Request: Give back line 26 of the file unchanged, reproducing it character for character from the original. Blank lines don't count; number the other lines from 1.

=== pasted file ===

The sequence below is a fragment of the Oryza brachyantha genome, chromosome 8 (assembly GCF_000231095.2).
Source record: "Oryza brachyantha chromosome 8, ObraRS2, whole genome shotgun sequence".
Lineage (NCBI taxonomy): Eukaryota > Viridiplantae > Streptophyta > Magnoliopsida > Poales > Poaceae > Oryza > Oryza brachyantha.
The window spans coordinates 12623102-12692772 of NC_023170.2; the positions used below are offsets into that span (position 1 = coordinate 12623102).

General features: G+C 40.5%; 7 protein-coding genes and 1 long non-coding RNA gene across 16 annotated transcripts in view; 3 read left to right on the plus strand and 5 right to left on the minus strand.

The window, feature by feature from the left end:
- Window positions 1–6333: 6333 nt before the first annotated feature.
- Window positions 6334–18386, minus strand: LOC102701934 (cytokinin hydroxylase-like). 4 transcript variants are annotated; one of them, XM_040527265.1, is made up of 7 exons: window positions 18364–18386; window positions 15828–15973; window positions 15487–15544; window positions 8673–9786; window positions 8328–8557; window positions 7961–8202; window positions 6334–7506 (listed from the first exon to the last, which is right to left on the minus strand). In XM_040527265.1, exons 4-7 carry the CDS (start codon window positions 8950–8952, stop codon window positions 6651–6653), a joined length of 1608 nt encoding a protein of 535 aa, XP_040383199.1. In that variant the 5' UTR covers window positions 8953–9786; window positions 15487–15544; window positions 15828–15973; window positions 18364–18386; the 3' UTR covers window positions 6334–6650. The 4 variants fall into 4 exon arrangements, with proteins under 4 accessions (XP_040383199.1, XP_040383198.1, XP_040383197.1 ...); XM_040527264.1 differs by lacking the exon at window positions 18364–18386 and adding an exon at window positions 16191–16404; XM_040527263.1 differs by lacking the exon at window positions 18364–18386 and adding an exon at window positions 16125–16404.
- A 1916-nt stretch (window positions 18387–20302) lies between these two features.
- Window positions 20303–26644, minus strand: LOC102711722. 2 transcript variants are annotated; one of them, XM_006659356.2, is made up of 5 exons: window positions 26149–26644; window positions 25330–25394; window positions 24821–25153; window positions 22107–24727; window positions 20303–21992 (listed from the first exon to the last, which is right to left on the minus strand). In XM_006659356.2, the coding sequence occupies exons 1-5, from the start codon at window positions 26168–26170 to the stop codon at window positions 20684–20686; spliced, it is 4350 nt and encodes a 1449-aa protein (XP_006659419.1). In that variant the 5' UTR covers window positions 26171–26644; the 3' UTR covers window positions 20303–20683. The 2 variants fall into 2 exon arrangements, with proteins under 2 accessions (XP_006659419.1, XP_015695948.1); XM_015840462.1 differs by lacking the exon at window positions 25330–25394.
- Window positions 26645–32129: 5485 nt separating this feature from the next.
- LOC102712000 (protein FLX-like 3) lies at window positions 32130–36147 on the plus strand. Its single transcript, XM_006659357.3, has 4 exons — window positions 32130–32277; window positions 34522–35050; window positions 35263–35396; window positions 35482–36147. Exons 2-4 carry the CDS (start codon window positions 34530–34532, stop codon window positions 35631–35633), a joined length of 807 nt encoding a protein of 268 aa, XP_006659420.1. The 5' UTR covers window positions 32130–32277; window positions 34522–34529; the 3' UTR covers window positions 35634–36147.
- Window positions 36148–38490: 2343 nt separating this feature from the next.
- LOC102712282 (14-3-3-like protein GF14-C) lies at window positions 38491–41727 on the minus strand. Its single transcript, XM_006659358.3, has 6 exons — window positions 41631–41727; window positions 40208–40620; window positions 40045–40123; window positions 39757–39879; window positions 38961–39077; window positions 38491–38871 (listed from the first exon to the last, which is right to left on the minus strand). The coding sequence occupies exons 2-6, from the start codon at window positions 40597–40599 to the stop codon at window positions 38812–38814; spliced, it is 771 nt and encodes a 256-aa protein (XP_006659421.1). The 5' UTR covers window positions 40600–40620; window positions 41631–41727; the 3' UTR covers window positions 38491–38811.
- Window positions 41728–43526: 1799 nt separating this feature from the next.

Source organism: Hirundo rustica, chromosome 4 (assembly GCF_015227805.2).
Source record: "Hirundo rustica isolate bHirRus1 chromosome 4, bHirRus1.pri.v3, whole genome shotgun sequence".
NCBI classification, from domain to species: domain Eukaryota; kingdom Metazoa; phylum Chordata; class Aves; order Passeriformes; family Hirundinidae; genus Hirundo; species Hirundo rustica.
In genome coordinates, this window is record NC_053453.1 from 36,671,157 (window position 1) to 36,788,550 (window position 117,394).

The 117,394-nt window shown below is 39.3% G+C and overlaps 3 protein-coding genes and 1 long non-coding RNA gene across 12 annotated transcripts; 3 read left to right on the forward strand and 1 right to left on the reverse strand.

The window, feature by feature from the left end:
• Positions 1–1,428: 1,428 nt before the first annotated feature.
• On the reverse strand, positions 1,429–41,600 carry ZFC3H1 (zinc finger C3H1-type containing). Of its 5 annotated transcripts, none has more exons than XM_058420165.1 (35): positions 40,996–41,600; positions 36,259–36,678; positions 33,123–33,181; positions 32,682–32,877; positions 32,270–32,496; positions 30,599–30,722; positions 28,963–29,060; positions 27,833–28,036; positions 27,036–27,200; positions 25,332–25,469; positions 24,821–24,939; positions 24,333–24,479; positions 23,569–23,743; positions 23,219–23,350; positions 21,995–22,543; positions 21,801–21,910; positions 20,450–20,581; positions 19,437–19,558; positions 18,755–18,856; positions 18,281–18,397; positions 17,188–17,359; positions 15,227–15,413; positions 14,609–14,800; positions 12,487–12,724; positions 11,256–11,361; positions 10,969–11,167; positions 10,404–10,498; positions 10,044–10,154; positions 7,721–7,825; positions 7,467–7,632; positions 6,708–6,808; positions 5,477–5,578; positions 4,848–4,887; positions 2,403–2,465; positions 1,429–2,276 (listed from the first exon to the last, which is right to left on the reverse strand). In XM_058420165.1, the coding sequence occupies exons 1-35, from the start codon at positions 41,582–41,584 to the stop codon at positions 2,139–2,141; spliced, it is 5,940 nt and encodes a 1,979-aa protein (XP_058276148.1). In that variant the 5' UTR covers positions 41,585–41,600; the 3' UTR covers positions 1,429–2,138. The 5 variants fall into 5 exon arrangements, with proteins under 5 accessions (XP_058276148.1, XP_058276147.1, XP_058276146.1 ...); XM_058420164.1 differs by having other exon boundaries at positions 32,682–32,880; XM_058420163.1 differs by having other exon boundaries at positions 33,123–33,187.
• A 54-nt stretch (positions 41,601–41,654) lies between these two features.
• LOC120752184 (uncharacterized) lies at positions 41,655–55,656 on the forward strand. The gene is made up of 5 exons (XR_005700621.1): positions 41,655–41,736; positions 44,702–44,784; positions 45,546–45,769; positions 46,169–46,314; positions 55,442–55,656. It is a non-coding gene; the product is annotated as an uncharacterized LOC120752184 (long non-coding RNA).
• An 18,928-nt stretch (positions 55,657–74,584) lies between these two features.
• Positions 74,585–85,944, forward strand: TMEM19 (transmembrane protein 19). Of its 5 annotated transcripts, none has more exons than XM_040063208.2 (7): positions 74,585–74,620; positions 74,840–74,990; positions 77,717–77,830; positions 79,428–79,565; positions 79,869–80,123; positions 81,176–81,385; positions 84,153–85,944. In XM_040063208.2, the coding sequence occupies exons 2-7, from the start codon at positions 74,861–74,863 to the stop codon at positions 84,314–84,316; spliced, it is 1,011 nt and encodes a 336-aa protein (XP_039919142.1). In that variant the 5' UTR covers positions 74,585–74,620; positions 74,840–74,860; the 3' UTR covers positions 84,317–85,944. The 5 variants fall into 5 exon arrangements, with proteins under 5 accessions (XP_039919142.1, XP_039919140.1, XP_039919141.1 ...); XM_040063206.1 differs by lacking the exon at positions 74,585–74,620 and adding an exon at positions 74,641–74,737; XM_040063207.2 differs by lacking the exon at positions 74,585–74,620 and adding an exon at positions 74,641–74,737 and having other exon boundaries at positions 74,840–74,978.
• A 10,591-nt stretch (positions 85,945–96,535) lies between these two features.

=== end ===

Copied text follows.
• An 18,928-nt stretch (positions 55,657–74,584) lies between these two features.